In 1986 Eugen Kessler and Tiberiu Jurcsák gave the name Eurolimnornis corneti to a fragment of a right humerus discovered in the Lower Cretaceous Cornet Locality in northwestern Romania. Kessler and Jurcsák thought the humerus belonged to an archaic grebe, which explains the generic name, meaning “European lake bird” in Greek. Subsequent research has cast doubt on its identity as a grebe or as a bird at all. A 2012 paper by Federico Agnolin and David Varricchio pointed out that the humerus of Eurolimnornis has several features found only in pterosaurs and not in birds.
The specimen is made up of the distal portion of a right humerus, measuring about 2 cm (3/4 inch) long, by 1.3 cm (1/2 inch) wide. Among the pterosaurian features mentioned by Agnolin and Varricchio are a deep and elongate brachial depression with poorly defined edges, a wide and deep depression at the elbow not bound by a ridge, a deep pneumatic foramen above the distal condyles, as well as a wide pneumatic foramen behind the distal condyles, and a trochlea with groove.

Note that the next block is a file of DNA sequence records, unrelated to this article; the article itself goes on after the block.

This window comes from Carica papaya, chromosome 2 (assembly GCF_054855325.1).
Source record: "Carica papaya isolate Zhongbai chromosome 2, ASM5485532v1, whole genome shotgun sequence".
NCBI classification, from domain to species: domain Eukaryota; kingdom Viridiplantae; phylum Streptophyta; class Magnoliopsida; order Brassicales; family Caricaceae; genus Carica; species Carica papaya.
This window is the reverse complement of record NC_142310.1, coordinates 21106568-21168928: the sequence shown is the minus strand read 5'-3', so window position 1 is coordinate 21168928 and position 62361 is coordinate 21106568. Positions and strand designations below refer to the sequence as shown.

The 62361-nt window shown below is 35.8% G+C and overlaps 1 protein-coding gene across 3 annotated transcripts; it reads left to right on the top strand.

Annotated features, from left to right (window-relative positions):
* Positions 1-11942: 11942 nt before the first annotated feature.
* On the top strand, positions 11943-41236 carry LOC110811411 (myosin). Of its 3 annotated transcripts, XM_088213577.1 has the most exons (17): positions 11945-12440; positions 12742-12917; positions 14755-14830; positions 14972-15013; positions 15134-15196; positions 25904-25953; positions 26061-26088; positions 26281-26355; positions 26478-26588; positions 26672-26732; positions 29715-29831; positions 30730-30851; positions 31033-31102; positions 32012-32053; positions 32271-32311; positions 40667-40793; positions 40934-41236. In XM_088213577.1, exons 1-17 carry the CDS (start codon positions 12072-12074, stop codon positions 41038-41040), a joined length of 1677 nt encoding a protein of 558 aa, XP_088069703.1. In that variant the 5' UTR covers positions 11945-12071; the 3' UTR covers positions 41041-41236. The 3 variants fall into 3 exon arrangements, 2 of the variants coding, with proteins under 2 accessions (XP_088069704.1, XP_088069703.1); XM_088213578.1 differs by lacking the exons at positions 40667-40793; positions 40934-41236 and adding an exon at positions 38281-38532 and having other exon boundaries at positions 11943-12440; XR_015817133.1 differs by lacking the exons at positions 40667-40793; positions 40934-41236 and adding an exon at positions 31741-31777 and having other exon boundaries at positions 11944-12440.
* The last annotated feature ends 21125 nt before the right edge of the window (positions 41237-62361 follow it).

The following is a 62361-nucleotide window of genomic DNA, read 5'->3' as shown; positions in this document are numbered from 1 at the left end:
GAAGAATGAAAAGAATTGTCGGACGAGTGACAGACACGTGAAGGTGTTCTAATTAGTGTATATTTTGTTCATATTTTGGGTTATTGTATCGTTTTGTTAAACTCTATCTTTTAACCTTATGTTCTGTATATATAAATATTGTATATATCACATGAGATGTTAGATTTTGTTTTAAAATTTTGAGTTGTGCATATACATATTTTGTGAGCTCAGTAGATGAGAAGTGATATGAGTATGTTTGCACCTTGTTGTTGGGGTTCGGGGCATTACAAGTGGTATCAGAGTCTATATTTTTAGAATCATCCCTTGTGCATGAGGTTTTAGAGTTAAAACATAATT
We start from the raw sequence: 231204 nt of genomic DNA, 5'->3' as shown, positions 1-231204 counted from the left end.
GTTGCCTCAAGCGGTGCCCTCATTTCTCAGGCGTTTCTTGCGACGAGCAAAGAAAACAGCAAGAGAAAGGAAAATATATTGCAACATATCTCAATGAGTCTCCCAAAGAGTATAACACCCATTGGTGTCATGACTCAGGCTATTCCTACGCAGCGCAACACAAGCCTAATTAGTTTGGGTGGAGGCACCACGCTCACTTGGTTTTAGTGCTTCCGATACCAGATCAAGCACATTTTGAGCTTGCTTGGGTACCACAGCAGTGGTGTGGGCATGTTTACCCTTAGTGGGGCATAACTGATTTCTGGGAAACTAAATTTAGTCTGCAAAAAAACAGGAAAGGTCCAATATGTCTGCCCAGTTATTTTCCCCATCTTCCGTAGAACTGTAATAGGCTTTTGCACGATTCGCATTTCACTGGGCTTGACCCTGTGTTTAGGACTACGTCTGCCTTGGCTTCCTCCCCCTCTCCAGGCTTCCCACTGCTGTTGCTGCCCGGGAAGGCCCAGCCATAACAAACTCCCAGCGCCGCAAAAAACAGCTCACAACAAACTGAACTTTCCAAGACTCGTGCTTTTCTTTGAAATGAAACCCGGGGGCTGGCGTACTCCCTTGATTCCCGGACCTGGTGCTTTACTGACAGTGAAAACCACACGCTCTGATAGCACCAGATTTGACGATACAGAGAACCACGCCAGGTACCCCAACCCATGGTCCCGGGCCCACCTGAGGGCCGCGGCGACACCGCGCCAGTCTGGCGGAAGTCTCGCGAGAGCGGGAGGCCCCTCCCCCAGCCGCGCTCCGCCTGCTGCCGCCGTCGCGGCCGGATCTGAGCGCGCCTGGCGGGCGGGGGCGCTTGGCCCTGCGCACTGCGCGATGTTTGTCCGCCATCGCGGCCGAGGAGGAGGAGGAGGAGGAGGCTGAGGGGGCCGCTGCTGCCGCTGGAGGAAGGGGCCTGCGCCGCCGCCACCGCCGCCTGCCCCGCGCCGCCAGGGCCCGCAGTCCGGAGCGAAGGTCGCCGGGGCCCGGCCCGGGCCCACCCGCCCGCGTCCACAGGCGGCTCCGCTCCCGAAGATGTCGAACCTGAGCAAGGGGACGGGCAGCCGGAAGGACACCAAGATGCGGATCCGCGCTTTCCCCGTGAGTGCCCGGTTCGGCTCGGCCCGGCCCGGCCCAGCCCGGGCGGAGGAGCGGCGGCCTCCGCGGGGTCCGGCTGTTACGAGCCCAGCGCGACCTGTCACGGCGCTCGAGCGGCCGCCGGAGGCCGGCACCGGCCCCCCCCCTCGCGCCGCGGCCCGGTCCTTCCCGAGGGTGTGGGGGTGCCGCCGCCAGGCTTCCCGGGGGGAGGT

When complete, the humerus was probably 6-8 cm (2.5-3 inches) long. The humeral shaft is oval in cross section, but flattens and widens nearer to the elbow. Eurolimnornis was a small pterosaur, with a wingspan probably close to 1 meter (39 inches).
Agnolin and Varricchio didn’t assign Eurolimnornis to any particular lineage due to its incomplete nature. They note that it lacks features present in ornithocheiroids and azhdarchoids, so was probably not a member of either group. At Pteros, we have reconstructed Eurolimnornis as an archaeopterodactyloid similar to Ctenochasma, as archaeopterodactyloids were the third major lineage of pterosaurs present in the Early Cretaceous. Further finds will help us refine our understanding of its place in the pterosaur family tree.
Eurolimnornis lived about 143 million years ago on one of several large islands that made up Europe during most of the Mesozoic Era. At the time, Romania was much further to the south and had a tropical to subtropical climate. The fossils of Eurolimnornis and several other animals found at the site were actually deposited in an ancient limestone cave that was completely filled with sediment over time and then eroded many tens of millions of years later.